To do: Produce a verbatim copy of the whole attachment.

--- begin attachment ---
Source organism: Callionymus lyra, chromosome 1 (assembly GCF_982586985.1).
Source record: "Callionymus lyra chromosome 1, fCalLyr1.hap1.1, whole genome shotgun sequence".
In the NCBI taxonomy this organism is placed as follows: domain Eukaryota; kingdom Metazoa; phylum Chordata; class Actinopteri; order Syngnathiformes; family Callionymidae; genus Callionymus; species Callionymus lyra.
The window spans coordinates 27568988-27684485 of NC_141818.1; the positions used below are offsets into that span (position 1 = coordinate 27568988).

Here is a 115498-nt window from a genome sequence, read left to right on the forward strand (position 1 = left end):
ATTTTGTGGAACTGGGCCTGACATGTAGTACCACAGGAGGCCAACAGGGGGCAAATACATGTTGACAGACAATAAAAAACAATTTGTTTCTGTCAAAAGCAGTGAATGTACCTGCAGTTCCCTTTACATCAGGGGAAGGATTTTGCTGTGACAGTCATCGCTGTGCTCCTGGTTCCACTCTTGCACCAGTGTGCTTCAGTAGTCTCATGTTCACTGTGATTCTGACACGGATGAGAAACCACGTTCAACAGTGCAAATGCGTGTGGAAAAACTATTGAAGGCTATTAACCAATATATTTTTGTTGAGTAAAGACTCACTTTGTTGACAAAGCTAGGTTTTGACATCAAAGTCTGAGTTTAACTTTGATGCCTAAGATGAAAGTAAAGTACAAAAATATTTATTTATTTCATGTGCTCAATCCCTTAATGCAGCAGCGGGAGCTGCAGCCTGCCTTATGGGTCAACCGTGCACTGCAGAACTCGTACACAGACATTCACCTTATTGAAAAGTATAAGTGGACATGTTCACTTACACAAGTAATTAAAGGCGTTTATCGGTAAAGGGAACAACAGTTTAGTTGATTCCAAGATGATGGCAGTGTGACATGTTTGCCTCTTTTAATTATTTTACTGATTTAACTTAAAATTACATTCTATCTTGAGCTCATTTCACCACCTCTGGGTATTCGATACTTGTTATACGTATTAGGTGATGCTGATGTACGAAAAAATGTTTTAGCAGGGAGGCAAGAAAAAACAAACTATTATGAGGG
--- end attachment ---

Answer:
Source organism: Callionymus lyra, chromosome 1 (assembly GCF_982586985.1).
Source record: "Callionymus lyra chromosome 1, fCalLyr1.hap1.1, whole genome shotgun sequence".
In the NCBI taxonomy this organism is placed as follows: domain Eukaryota; kingdom Metazoa; phylum Chordata; class Actinopteri; order Syngnathiformes; family Callionymidae; genus Callionymus; species Callionymus lyra.
The window spans coordinates 27568988-27684485 of NC_141818.1; the positions used below are offsets into that span (position 1 = coordinate 27568988).

Here is a 115498-nt window from a genome sequence, read left to right on the forward strand (position 1 = left end):
ATTTTGTGGAACTGGGCCTGACATGTAGTACCACAGGAGGCCAACAGGGGGCAAATACATGTTGACAGACAATAAAAAACAATTTGTTTCTGTCAAAAGCAGTGAATGTACCTGCAGTTCCCTTTACATCAGGGGAAGGATTTTGCTGTGACAGTCATCGCTGTGCTCCTGGTTCCACTCTTGCACCAGTGTGCTTCAGTAGTCTCATGTTCACTGTGATTCTGACACGGATGAGAAACCACGTTCAACAGTGCAAATGCGTGTGGAAAAACTATTGAAGGCTATTAACCAATATATTTTTGTTGAGTAAAGACTCACTTTGTTGACAAAGCTAGGTTTTGACATCAAAGTCTGAGTTTAACTTTGATGCCTAAGATGAAAGTAAAGTACAAAAATATTTATTTATTTCATGTGCTCAATCCCTTAATGCAGCAGCGGGAGCTGCAGCCTGCCTTATGGGTCAACCGTGCACTGCAGAACTCGTACACAGACATTCACCTTATTGAAAAGTATAAGTGGACATGTTCACTTACACAAGTAATTAAAGGCGTTTATCGGTAAAGGGAACAACAGTTTAGTTGATTCCAAGATGATGGCAGTGTGACATGTTTGCCTCTTTTAATTATTTTACTGATTTAACTTAAAATTACATTCTATCTTGAGCTCATTTCACCACCTCTGGGTATTCGATACTTGTTATACGTATTAGGTGATGCTGATGTACGAAAAAATGTTTTAGCAGGGAGGCAAGAAAAAACAAACTATTATGAGGG